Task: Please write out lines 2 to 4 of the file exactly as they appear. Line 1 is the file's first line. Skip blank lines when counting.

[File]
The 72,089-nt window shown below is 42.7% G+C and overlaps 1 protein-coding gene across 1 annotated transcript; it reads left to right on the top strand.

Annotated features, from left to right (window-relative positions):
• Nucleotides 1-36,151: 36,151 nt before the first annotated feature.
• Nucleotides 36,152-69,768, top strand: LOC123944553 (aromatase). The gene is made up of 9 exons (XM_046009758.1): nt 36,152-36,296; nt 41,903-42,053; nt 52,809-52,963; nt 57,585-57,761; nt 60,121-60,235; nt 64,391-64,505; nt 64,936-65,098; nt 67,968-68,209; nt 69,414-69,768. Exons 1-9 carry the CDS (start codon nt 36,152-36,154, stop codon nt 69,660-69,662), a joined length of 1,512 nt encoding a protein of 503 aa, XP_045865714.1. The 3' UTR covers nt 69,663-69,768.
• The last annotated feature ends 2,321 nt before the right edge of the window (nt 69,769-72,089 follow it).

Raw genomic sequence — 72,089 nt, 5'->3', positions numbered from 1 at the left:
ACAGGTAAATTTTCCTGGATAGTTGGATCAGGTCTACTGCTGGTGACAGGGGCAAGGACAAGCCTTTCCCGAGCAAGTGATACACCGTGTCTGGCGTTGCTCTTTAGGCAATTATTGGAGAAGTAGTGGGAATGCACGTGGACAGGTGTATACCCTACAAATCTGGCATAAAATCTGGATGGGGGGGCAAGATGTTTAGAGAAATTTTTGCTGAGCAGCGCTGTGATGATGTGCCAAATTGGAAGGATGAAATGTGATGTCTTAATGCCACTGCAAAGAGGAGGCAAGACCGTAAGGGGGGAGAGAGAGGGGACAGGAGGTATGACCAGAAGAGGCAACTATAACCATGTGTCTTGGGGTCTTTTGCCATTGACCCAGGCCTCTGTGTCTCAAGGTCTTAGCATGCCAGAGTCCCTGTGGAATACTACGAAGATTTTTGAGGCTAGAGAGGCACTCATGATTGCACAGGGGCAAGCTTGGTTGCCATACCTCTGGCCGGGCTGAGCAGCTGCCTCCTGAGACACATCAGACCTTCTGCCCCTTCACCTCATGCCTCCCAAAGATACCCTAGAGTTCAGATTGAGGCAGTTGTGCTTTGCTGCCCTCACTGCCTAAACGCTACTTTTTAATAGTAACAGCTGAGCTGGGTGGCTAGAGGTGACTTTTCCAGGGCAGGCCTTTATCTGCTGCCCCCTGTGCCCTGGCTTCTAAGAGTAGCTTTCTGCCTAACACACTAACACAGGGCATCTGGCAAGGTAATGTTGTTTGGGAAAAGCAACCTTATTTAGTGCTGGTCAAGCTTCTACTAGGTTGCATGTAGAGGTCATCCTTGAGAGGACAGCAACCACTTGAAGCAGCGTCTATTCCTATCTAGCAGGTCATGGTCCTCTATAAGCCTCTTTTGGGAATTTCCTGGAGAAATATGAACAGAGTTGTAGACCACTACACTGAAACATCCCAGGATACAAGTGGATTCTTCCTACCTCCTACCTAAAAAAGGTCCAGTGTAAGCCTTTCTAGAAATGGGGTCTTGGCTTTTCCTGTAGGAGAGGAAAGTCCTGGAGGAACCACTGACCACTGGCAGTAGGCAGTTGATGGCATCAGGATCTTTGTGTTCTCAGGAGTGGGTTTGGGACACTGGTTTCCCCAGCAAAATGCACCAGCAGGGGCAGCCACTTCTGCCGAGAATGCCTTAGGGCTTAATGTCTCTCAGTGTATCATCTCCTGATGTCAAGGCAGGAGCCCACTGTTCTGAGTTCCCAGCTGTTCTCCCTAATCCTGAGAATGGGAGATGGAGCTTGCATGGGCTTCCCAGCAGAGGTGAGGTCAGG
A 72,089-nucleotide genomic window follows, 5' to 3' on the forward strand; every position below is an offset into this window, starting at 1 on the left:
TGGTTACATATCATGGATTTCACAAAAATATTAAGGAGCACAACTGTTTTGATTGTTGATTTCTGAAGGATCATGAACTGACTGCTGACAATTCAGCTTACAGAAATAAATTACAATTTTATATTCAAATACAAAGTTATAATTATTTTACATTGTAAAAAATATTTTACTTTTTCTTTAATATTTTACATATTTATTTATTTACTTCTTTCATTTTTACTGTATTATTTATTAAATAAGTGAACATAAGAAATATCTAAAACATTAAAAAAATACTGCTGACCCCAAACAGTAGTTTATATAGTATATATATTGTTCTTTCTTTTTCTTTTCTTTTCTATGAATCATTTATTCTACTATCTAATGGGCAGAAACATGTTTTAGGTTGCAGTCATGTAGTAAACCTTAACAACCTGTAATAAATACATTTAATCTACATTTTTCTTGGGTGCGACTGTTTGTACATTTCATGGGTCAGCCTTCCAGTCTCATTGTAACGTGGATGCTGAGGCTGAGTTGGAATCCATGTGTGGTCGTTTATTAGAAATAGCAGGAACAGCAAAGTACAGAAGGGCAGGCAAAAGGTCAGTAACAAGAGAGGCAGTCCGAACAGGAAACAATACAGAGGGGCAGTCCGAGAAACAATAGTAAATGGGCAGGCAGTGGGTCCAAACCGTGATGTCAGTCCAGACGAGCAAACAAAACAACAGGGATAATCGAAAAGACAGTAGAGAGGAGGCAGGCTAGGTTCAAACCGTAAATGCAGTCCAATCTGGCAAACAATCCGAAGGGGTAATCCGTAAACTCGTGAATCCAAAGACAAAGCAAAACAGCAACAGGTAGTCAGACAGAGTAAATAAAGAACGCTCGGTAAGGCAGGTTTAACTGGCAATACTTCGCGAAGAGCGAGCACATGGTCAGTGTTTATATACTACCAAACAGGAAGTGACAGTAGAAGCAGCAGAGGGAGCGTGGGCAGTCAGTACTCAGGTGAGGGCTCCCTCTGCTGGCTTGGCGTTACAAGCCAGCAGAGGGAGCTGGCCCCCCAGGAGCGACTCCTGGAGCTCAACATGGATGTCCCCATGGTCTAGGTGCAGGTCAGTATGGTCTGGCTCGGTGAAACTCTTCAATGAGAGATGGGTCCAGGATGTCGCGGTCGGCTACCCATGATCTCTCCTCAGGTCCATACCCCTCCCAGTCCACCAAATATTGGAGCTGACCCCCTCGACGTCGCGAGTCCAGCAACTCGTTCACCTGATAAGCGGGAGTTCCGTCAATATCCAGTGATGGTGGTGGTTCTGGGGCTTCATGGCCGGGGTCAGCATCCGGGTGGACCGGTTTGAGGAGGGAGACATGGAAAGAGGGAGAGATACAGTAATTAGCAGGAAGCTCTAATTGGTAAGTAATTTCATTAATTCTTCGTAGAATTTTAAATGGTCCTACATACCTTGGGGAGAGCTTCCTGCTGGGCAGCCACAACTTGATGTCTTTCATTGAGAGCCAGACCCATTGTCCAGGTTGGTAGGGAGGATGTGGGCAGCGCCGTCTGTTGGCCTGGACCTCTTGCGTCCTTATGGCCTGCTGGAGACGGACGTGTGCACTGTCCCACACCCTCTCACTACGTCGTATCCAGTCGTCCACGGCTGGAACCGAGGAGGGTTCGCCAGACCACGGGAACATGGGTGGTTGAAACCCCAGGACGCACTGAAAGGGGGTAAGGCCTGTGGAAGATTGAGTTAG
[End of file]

Annotated features, from left to right (window-relative positions):
• Nucleotides 1-36,151: 36,151 nt before the first annotated feature.
• Nucleotides 36,152-69,768, top strand: LOC123944553 (aromatase). The gene is made up of 9 exons (XM_046009758.1): nt 36,152-36,296; nt 41,903-42,053; nt 52,809-52,963; nt 57,585-57,761; nt 60,121-60,235; nt 64,391-64,505; nt 64,936-65,098; nt 67,968-68,209; nt 69,414-69,768. Exons 1-9 carry the CDS (start codon nt 36,152-36,154, stop codon nt 69,660-69,662), a joined length of 1,512 nt encoding a protein of 503 aa, XP_045865714.1. The 3' UTR covers nt 69,663-69,768.